Manitoba farmers are frustrated after a summer of extremes has left them with little or no harvest.
A cold, late spring coupled with brutal flooding in southern Manitoba put crops underwater and harvest behind schedule.
Then, a near drought put another strain on farmers and an already strained crop.
Eventually rain came, but now, without at least three weeks of warm, dry weather, farmers will be harvesting even later.
Westman farmer Kyle Cochrane said he’s not even close to beginning his harvest this year.
“We haven’t even thought about it yet,” said Cochrane. “We’re probably a good two weeks to a month from seeing any harvest that’s going to happen in our area.”
Despite that, he said he feels fortunate to have any crop at all.
Close to two million acres of farmland went unseeded or were lost to rain and flood waters this year.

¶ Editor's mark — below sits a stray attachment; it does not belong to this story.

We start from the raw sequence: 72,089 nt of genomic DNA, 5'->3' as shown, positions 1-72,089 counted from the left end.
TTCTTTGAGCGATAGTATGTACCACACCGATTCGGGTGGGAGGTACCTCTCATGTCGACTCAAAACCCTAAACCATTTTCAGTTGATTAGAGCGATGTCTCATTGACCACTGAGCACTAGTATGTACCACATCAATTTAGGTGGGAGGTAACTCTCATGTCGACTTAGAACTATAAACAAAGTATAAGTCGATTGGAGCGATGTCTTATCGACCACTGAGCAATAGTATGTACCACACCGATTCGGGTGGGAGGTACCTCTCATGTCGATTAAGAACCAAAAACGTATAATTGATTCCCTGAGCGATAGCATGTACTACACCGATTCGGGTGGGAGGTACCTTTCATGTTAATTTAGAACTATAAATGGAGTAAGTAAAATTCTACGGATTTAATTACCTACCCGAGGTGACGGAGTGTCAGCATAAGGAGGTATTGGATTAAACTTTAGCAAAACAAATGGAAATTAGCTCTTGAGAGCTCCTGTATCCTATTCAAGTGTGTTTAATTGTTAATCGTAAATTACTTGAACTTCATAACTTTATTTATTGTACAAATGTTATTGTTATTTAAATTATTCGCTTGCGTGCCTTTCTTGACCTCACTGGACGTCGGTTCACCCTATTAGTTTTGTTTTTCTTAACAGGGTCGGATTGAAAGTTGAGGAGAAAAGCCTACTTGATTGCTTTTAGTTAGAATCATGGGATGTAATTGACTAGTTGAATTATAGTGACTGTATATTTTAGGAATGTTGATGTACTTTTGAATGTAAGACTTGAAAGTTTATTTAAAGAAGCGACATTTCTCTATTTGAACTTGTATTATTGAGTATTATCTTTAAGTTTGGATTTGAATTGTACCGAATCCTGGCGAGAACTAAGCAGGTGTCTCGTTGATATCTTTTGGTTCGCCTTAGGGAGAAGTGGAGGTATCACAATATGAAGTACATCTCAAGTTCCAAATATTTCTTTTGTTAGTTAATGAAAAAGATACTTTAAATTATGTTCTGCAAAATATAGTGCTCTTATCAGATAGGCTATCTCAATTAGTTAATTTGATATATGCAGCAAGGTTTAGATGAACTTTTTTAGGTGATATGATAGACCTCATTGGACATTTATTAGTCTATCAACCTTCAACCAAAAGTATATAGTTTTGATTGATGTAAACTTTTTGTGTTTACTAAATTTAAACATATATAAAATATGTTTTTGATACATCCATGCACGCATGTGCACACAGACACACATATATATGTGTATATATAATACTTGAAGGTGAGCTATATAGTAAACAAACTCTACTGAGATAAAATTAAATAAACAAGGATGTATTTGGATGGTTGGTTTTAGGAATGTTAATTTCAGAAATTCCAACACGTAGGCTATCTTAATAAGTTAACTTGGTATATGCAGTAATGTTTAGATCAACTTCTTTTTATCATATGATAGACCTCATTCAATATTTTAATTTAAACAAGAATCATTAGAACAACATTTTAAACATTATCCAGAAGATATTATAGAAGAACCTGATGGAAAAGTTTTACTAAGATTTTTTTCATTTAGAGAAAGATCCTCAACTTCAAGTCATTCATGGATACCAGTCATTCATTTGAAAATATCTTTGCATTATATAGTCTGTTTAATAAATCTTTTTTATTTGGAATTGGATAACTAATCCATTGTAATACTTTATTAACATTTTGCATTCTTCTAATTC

Compared to the record yields of 2013, Statistics Canada is predicting wheat production in Manitoba will be down 35 per cent this year. Canola is forecast to dip 20 per cent and oats will go down by 32 per cent.
Manitoba farmers could have a close-to-average yield in 2014, but only if they can get it harvested.
Like Cochrane, Ron Krahn, who farms near the R.M. of Rivers, Man. northwest of Brandon is predicting a lower harvest, too.
Harvest should be in full swing for Krahn but he's only combined 120 of 5,000 acres of crop
"I know if you go north of us where there are higher elevations their crop is much further behind even than ours is."
Cochrane’s wheat fields are still a few weeks away from harvest, but if he doesn’t get the good weather he needs to make that happen, the next threat will be frost.
“An early frost at this point would mean a lot of these crops would not amount to very much,” he said. “[This year] is very challenging. It’s definitely one we will remember.”